This equation relates final velocity, original velocity, constant acceleration, and time:
The final velocity equals the original velocity plus the acceleration multiplied by the time.
Here is a sample problem and its solution demonstrating the use of this equation:
An object is moving with a velocity of 4.0 m/s when it begins to accelerate. It accelerates at 3.0 m/s/s, (3.0 m/s2), for a time period of 5.0 s. What is the object's final velocity after the acceleration?
|vf = vo + at||Begin here.|
|vf = 4.0 m/s + (3.0 m/s/s)(5.0 s)||Plug in values with units.|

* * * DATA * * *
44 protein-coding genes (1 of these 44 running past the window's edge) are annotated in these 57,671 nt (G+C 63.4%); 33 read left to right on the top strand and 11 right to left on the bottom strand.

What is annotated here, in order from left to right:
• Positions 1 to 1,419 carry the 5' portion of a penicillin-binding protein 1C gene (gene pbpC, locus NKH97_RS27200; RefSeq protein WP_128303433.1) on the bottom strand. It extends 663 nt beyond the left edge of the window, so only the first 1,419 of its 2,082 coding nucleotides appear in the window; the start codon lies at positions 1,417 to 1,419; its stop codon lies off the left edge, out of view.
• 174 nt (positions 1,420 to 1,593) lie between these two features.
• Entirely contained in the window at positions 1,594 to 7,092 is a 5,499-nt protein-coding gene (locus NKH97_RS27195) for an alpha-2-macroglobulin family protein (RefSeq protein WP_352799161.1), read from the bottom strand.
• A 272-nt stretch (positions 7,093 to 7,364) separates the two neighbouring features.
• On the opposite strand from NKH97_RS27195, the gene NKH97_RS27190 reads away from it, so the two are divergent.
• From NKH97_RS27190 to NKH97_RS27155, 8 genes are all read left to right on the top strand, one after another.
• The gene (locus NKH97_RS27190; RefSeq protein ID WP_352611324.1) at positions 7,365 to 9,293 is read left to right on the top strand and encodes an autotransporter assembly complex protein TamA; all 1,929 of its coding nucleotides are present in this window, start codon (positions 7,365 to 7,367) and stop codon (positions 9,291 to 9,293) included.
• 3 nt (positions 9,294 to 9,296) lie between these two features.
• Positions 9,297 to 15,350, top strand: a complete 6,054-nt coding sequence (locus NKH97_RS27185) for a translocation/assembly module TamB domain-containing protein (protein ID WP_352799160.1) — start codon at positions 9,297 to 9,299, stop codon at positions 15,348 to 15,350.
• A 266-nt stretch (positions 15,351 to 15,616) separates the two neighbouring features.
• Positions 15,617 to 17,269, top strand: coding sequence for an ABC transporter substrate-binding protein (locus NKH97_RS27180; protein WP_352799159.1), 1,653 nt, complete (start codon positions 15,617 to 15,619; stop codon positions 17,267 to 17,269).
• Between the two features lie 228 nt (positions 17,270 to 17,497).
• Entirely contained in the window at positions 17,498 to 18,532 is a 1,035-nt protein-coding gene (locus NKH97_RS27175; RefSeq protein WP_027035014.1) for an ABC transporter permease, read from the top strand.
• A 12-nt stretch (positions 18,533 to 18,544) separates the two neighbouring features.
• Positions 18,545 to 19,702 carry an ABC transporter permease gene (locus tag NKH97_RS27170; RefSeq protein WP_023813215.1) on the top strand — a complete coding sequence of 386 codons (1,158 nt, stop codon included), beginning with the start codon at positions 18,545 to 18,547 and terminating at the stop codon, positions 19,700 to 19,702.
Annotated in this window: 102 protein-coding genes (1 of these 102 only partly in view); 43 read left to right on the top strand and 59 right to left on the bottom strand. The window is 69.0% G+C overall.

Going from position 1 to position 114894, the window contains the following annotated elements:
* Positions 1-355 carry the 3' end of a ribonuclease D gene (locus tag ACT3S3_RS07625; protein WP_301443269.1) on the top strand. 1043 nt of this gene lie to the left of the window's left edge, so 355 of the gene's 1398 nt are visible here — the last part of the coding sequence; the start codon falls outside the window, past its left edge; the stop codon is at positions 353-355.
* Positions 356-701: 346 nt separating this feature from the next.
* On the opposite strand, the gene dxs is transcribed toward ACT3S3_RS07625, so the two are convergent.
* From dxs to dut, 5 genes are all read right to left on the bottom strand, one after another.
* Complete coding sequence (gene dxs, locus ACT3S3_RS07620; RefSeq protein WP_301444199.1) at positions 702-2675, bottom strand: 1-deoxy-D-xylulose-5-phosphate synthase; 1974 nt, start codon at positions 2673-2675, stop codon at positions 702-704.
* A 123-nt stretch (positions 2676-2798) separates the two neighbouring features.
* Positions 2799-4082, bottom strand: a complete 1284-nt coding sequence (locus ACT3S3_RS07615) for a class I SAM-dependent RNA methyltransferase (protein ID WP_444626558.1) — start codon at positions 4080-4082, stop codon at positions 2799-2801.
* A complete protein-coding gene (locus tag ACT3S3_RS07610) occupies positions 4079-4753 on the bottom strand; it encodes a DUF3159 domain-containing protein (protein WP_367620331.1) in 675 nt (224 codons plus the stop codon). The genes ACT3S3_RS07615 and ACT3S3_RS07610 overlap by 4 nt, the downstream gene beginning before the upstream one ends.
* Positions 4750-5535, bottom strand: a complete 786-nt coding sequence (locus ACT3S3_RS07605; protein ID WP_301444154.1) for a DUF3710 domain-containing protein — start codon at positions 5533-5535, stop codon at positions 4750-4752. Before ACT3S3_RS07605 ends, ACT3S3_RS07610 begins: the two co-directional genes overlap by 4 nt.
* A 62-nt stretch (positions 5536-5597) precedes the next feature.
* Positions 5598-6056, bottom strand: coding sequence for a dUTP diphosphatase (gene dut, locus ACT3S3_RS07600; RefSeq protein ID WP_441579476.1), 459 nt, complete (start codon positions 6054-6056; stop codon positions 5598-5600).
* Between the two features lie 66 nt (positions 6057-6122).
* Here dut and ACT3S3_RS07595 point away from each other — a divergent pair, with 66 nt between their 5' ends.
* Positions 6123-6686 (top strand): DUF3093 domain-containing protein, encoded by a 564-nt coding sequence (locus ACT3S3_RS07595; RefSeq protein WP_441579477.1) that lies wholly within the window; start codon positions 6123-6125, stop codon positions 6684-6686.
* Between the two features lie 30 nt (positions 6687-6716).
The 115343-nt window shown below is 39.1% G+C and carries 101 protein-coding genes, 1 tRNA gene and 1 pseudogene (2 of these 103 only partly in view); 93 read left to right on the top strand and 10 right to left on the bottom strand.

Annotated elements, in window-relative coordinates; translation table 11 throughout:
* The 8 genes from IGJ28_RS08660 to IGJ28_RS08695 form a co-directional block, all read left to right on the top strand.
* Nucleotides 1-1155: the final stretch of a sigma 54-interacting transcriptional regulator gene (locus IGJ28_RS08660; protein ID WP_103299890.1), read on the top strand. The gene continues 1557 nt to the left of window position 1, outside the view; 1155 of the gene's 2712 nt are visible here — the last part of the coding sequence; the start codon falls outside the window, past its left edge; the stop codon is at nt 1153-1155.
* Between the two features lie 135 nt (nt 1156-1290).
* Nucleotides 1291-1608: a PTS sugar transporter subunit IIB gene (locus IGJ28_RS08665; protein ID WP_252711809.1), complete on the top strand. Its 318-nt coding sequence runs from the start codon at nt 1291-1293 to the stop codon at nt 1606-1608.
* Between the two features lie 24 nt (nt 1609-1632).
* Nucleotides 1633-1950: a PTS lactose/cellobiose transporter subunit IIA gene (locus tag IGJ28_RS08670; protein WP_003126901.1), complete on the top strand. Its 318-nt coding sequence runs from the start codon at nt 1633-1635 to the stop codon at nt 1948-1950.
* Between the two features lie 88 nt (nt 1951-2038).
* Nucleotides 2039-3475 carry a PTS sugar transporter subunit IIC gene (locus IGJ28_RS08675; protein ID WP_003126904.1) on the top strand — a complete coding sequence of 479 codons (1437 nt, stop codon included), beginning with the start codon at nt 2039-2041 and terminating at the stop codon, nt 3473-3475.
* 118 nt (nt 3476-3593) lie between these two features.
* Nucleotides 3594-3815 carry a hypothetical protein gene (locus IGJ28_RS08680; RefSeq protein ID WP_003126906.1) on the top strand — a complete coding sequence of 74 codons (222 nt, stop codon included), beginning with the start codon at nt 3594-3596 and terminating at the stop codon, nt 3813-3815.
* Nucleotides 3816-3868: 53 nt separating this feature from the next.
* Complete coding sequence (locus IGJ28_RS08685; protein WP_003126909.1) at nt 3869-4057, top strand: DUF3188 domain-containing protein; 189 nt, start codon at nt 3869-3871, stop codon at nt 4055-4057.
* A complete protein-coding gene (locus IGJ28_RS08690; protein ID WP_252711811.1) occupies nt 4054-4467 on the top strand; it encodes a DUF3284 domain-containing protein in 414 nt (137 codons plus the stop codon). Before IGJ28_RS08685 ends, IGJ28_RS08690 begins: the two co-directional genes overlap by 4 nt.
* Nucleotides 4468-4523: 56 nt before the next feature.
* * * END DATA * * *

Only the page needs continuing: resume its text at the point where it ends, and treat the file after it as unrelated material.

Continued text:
|vf = 4 + 15||Do some intermediate mathematics.|
|vf = 19 m/s||Come up with a final result.|
So, this object is moving with a velocity of 19 m/s after the acceleration.
You can use the definition of acceleration to understand the origin of this equation .
Using algebra this equation can be rearranged and solved for any of the variables present in it.
There are equivalent alternate symbols for the quantities in this equation.